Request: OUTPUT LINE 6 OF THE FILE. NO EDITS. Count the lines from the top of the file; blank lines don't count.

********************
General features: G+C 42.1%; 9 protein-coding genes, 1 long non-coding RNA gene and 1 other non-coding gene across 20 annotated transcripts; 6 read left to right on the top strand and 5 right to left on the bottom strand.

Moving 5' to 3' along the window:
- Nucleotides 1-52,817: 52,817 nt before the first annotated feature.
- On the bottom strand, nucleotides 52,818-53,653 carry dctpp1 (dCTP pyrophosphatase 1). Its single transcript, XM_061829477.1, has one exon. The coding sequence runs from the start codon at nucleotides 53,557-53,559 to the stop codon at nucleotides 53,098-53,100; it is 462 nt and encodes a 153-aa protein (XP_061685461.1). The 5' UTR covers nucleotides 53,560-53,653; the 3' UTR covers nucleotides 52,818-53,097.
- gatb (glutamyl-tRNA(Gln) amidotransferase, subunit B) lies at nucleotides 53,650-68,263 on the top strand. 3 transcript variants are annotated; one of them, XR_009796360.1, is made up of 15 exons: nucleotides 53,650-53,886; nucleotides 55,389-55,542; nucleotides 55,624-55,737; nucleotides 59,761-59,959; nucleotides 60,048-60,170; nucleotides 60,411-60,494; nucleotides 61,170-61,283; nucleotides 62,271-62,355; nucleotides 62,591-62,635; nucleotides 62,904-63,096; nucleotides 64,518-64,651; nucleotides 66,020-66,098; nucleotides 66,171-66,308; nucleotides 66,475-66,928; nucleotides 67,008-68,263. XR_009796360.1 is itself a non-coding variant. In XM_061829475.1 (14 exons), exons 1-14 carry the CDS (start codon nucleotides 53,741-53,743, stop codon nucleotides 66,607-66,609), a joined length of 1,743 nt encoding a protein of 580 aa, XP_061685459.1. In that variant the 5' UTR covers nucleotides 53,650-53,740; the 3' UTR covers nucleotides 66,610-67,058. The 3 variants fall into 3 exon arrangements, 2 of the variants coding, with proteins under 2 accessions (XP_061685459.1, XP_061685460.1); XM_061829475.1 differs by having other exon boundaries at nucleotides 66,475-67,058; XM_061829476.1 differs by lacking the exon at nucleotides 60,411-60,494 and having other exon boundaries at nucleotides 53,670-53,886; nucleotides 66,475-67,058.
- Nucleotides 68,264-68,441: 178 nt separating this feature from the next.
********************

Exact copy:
- Nucleotides 68,264-68,441: 178 nt separating this feature from the next.